4 EXP (SUM (LN (GREATEST (LEVEL  1, 1)))
5 OVER (ORDER BY LEVEL)) *
6 EXP (SUM (LN (GREATEST (:n  (LEVEL  1), 1)))
7 OVER (ORDER BY LEVEL DESC))) n
8 FROM dual
9 CONNECT BY LEVEL <= CEIL (:n + 1))
10 /
N

1
10
45
120
210
252
210
120
45
10
1
11 rows selected.
SQL> 
There's an easy workaround for that (I'm sure you're well aware, but just for those who don't know yet):interesting. Padders version works for me (allowing for the fatc that the CONNECT BY trick doesn't work propperly in 9.2)...
SELECT EXP (SUM (LN (L)) OVER ()) / (:n + 1) / ( EXP (SUM (LN (GREATEST (L  1, 1))) OVER (ORDER BY L)) * EXP (SUM (LN (GREATEST (:n  (L  1), 1))) OVER (ORDER BY L DESC))) n FROM ( SELECT LEVEL L FROM DUAL CONNECT BY LEVEL <= CEIL (:n + 1) ) /
It works perfect on my 9.2 box.
MHE 
I'm using 9.2.0.6.0... so there's a flaw with connect by in this version thats affecting the output of the query sometimes? When I use values 0 through 9 and 11 it appears to return the correct values, but for whatever reason it doesn't work when :n equals 10.
Can anyone explain how the query works, not what each function does individually, but why when you put them together they return pascal's triangle? 
Me likewiseI'm using 9.2.0.6.0basically the query is calculating the value of each element in the row; it implements the nCr method using analytic functions to generate factorials.Can anyone explain how the query works
Cheers, APC 
Thanks for your reply APC. I understand the formula (I accept that it works although I have no idea why it works). But how do the functions that padders uses perform the same functionality that a factorial (!) does?

The following are all the same. This is a (sort of) common trick for implementing factorial.
select exp(sum(ln(level))) from dual connect by level <= N exp(ln(1) + ln(2) + ... ln(N)) exp(ln(1)) * exp(ln(2)) * ... exp(ln(N)) 1*2*...N N!

select x,y,count(1) from (
select x,y,sys_connect_by_path('['x','y'>',' ') path
from (
select level x from dual
connect by level < 5
), (
select level y from dual
connect by level < 5
) connect by prior x+1 = x and prior y = y
or prior x = x and prior y+1 = y
start with x = 1 and y = 1
) group by x,y;
Nice exercise to include into a book. 
Thanks Scott, I must have missed that day in my SQL class.

good job, padders.
and my solution isSELECT EXP (SUM (LN (GREATEST (LEVEL  1, 1))) OVER ()) / EXP (SUM (LN (GREATEST (LEVEL  1, 1))) OVER (ORDER BY LEVEL)) / EXP (SUM (LN (GREATEST (:n  LEVEL, 1))) OVER (ORDER BY LEVEL DESC) ) bin_coef FROM DUAL CONNECT BY LEVEL <= :n
Query Your Dream & Future at
http://www.soqool.com 
Just a couple of variations on the theme using a table function as a row source and a userdefined product aggregate (source available on request).
Oracle Database 10g Enterprise Edition Release 10.2.0.1.0  Production With the Partitioning, OLAP and Data Mining options SQL> VARIABLE r NUMBER; SQL> EXEC :r := 5; PL/SQL procedure successfully completed. SQL> SELECT product (GREATEST (n, 1)) OVER () / 2 product (GREATEST (n, 1)) OVER (ORDER BY n) / 3 product (GREATEST (:r  n, 1)) OVER (ORDER BY n DESC) n 4 FROM TABLE (many (0, :r)); N  1 5 10 10 5 1 6 rows selected. SQL> SELECT SUBSTR (SYS_CONNECT_BY_PATH ( 2 r, ','), 2) pascals_triangle 3 FROM (SELECT a.n an, b.n bn, 4 product (GREATEST (b.n, 1)) OVER ( 5 PARTITION BY a.n) / 6 product (GREATEST (b.n, 1)) OVER ( 7 PARTITION BY a.n ORDER BY b.n) / 8 product (GREATEST (a.n  b.n, 1)) OVER ( 9 PARTITION BY a.n ORDER BY b.n DESC) r 10 FROM TABLE (many (0, :r)) a, 11 TABLE (many (0, a.n)) b) 12 WHERE CONNECT_BY_ISLEAF = 1 13 START WITH bn = 0 14 CONNECT BY an = PRIOR an AND bn = PRIOR bn + 1; PASCALS_TRIANGLE  1 1,1 1,2,1 1,3,3,1 1,4,6,4,1 1,5,10,10,5,1 6 rows selected. SQL>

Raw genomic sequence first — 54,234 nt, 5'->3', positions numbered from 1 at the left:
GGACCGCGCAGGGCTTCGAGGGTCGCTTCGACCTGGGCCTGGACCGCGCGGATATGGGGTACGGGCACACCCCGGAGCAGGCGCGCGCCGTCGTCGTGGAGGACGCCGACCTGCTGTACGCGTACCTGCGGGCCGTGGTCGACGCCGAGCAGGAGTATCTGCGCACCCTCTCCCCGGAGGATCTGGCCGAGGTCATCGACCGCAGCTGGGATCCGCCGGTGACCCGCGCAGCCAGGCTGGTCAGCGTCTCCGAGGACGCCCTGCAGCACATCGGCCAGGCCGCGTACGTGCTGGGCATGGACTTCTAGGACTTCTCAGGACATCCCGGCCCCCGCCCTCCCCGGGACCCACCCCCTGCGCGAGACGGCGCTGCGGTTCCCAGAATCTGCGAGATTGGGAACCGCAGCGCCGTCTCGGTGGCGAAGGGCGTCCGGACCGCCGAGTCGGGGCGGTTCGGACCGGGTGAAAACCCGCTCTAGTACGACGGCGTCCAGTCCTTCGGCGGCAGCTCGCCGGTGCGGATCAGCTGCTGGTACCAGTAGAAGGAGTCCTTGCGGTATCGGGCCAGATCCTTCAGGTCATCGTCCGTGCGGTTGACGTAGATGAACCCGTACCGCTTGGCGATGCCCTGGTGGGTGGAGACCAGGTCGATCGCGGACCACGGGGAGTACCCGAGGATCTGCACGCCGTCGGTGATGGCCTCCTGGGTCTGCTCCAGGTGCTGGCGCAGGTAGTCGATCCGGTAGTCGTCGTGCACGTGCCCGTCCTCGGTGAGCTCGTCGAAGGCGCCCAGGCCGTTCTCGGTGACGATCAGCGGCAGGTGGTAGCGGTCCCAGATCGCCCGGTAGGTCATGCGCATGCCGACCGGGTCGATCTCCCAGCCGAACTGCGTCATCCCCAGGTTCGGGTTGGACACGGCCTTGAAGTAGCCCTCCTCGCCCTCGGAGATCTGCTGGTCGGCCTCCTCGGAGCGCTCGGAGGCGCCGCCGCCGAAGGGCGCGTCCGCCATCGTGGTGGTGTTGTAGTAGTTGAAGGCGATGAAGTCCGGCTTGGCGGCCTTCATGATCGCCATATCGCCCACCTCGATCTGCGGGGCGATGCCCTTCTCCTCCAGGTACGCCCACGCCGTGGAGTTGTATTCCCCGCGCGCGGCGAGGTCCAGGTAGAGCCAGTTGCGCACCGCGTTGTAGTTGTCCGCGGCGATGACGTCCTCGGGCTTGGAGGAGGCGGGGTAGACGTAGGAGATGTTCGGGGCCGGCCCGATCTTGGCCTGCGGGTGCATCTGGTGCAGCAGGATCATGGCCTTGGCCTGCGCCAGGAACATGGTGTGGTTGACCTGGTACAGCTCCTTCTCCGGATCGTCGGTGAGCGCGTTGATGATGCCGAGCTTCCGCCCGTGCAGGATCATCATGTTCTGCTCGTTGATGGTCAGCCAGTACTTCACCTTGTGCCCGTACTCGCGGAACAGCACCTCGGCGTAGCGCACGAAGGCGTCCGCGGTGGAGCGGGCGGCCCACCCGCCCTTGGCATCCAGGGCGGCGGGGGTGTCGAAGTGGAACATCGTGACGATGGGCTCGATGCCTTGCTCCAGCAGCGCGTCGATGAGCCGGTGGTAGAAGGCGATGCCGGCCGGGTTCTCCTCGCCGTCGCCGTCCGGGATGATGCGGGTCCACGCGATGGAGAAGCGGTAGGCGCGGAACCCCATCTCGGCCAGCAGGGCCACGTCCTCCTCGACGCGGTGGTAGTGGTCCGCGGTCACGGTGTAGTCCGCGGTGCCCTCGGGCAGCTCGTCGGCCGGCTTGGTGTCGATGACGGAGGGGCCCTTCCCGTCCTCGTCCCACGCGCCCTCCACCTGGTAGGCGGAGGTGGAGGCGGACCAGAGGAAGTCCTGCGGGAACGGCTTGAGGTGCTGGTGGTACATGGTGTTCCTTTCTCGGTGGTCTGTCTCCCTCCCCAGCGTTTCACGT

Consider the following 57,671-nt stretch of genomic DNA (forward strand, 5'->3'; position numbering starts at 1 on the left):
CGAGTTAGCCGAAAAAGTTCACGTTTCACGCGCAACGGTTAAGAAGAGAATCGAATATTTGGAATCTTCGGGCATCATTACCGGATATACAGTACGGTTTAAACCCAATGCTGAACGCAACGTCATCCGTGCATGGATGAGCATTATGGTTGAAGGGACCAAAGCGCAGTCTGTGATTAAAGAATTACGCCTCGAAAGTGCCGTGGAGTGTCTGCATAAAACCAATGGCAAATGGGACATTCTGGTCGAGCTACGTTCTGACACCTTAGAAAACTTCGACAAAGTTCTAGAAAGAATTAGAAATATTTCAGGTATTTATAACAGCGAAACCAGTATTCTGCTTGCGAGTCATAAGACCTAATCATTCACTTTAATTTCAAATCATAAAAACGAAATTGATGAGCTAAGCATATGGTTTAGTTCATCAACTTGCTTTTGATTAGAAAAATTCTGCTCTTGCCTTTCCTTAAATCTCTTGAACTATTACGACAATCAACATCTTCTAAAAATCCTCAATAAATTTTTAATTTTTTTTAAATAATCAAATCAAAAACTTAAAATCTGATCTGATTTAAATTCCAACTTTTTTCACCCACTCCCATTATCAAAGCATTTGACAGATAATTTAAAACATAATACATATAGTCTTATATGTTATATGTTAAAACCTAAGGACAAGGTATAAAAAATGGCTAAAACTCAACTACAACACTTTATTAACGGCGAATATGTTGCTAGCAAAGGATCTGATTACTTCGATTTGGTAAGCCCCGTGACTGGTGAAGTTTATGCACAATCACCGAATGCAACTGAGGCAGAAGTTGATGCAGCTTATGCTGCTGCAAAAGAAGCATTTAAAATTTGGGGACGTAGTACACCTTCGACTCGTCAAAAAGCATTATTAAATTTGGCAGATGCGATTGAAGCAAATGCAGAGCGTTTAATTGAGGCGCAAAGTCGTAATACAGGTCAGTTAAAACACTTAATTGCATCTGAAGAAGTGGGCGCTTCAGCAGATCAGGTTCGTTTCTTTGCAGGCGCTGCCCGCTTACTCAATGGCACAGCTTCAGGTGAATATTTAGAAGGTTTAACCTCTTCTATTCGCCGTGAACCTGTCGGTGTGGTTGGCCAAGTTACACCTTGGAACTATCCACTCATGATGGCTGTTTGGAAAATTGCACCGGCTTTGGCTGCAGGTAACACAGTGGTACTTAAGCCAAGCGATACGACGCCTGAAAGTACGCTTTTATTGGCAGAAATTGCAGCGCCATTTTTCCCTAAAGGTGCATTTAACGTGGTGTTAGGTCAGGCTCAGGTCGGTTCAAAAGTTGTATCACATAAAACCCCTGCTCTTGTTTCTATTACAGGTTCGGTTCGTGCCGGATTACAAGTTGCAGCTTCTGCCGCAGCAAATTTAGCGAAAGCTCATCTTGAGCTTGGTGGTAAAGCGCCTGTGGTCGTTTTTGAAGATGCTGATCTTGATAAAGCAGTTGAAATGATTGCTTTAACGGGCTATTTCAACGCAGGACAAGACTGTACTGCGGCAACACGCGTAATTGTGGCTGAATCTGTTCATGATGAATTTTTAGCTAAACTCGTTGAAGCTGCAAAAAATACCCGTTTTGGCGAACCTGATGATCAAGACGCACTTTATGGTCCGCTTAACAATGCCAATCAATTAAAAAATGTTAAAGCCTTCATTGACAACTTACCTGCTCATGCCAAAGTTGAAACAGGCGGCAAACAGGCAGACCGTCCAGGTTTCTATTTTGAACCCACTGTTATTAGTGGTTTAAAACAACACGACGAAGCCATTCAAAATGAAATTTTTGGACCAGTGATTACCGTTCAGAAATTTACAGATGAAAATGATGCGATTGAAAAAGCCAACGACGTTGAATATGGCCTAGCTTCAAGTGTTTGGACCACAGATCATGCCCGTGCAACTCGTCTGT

strike !

LOL. Is this better?
Oracle Database 10g Enterprise Edition Release 10.2.0.1.0  Production With the Partitioning, OLAP and Data Mining options SQL> VARIABLE r NUMBER; SQL> EXEC :r := 10; PL/SQL procedure successfully completed. SQL> SELECT LPAD (' ', 5 * (:r  an) / 2)  2 REPLACE (SYS_CONNECT_BY_PATH ( 3 LPAD (r, 5), '/'), '/') pascals_triangle 4 FROM (SELECT a.n an, b.n bn, 5 product (GREATEST (b.n, 1)) OVER ( 6 PARTITION BY a.n) / 7 product (GREATEST (b.n, 1)) OVER ( 8 PARTITION BY a.n ORDER BY b.n) / 9 product (GREATEST (a.n  b.n, 1)) OVER ( 10 PARTITION BY a.n ORDER BY b.n DESC) r 11 FROM TABLE (many (0, :r)) a, 12 TABLE (many (0, a.n)) b) 13 WHERE CONNECT_BY_ISLEAF = 1 14 START WITH bn = 0 15 CONNECT BY an = PRIOR an AND bn = PRIOR bn + 1; PASCALS_TRIANGLE  1 1 1 1 2 1 1 3 3 1 1 4 6 4 1 1 5 10 10 5 1 1 6 15 20 15 6 1 1 7 21 35 35 21 7 1 1 8 28 56 70 56 28 8 1 1 9 36 84 126 126 84 36 9 1 1 10 45 120 210 252 210 120 45 10 1 11 rows selected. SQL>

Splendid !!
Nicolas. 
SQL> col PASCALS_TRIANGLE for a80
SQL>
SQL> with Renban as (
2 select RowNum1 as Val
3 from dual connect by Level <= 15),
4 WorkView as (
5 select Ra.Val as n,Rb.Val as r
6 from Renban Ra,Renban Rb
7 where Ra.Val >= Rb.Val),
8 RowList as (
9 select n,r,
10 case when r=0 then 1
11 else (select round(exp(sum(Ln(a.Nb.R+1)))) from WorkView b
12 where b.N=a.N
13 and b.R > 0
14 and b.R<=a.R) end as NPR,
15 case when r=0 then 1
16 else (select round(exp(sum(Ln(b.R)))) from WorkView b
17 where b.N=a.N
18 and b.R > 0
19 and b.R<=a.R) end as "R!"
20 from WorkView a),
21 PascalTriangle as (
22 select N,SubStr(sys_connect_by_path(Val,' '),2) as Pascal
23 from (select N,R,NPR / "R!" as Val from RowList)
24 where Connect_by_IsLeaf = 1
25 start with R=0
26 connect by prior N=N
27 and prior R=R1)
28 select Lpad(' ',(MaxLengthLength(Pascal))/21)  Pascal as PASCALS_TRIANGLE
29 from PascalTriangle,(select max(Length(Pascal)) as MaxLength from PascalTriangle);
PASCALS_TRIANGLE

1
1 1
1 2 1
1 3 3 1
1 4 6 4 1
1 5 10 10 5 1
1 6 15 20 15 6 1
1 7 21 35 35 21 7 1
1 8 28 56 70 56 28 8 1
1 9 36 84 126 126 84 36 9 1
1 10 45 120 210 252 210 120 45 10 1
1 11 55 165 330 462 462 330 165 55 11 1
1 12 66 220 495 792 924 792 495 220 66 12 1
1 13 78 286 715 1287 1716 1716 1287 715 286 78 13 1
1 14 91 364 1001 2002 3003 3432 3003 2002 1001 364 91 14 1 
Thanks, Vadim Tropashko.
I'm reading your book, SQL Design Patterns.
Query Your Dream & Future at
http://www.soqool.com
This discussion has been closed.